Frameworks often hide/abstract parts of HTTP away. I think this is often a bit of a shame: it hides what’s possible with HTTP, and so can lead to effects on engineering decisions.
This short guide aims to rectify that. It details a few of the most common and useful parts of HTTP, and is aimed for developers with some experience making or receiving HTTP requests. [In this post, the term HTTP is used to refer to the bytes of the HTTP protocol, which is the same if those bytes are sent over plain TCP, or through a TLS tunnel. The term HTTPS is used only when necessary to distinguish HTTP over TLS.]
Initialising the connection
Say we ask our HTTP client to make a GET request to the URL https://example.com/the/path. Firstly, there isn’t no such a thing as a URL in HTTP: it’s just a shorthand that the client parses and uses the different components at various points in the process.
- The client resolves example.com to an IP address, say to 220.127.116.11. Note that typically in many cases this would involve sending the string example.com unencrypted across the network.
- Initiate a TCP connection to the IP address 18.104.22.168 on port 443: if no port is specified in an HTTPS URL, port 443 is assumed. For HTTP URLs, port 80 is assumed.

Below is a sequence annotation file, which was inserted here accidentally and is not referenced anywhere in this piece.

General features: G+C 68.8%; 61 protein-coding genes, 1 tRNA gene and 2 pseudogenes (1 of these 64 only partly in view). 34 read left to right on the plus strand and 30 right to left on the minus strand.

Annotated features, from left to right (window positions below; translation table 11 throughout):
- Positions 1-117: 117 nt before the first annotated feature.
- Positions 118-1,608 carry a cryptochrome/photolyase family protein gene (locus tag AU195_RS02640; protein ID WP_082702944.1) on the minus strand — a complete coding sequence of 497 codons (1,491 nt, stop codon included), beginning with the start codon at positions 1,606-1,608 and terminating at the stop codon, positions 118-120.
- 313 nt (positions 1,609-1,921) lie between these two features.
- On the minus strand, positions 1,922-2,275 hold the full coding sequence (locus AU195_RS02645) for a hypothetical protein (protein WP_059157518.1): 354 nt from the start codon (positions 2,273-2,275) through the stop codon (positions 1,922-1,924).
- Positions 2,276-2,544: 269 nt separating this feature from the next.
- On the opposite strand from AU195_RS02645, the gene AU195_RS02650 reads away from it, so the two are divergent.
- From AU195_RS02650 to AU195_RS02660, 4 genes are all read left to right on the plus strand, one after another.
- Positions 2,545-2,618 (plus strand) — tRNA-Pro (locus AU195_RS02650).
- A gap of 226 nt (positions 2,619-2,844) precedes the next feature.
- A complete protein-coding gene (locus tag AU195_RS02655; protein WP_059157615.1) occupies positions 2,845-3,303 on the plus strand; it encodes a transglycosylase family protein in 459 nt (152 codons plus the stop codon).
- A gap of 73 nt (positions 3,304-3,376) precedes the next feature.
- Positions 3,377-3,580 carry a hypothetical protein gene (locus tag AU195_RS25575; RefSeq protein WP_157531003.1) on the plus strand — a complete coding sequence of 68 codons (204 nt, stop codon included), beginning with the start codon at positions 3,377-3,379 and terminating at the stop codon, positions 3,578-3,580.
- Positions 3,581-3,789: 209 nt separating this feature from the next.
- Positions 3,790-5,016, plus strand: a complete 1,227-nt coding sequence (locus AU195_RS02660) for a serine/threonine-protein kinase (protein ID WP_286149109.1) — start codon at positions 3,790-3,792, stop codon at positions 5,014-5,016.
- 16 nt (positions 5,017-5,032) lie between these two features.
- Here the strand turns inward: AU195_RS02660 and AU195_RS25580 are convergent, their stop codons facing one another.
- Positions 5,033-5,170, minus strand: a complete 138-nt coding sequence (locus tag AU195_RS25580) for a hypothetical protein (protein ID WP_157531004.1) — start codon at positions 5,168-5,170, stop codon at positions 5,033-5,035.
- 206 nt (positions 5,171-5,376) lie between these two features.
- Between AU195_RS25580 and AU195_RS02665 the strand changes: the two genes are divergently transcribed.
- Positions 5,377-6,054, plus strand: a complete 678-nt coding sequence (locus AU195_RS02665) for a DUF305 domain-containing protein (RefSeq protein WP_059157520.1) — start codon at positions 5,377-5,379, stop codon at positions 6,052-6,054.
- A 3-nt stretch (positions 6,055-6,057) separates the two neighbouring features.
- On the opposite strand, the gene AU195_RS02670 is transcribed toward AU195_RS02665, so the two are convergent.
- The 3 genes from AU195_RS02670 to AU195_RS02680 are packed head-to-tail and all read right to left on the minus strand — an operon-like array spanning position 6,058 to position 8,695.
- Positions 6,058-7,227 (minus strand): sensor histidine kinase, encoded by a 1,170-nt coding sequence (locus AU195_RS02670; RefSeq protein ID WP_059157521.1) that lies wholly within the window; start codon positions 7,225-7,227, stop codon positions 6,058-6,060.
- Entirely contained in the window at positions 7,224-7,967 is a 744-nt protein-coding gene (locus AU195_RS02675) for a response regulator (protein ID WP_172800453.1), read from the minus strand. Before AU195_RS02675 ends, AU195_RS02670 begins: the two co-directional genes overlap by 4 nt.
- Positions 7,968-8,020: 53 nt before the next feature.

- Initiate a TLS connection over the top of this TCP connection. This again would uses the domain example.com, in both SNI, and verification of the subsequently supplied certificate. In many cases, the domain name example.com would be transmitted unencrypted across the internet.
- Then start the HTTP request/response process. This would use both the domain example.com, as well as /the/path. This process is detailed below.
The HTTP request
The client sends the bytes of the HTTP request message over the TLS connection. This is made of a request-line containing the method and the path, followed by a number of header key:value pair lines, a blank line, and then the body. In this case, the body is 0-bytes long, which is typical for GET requests.
GET /the/path HTTP/1.1rn host: example.comrn rn
A “line” ends with the two characters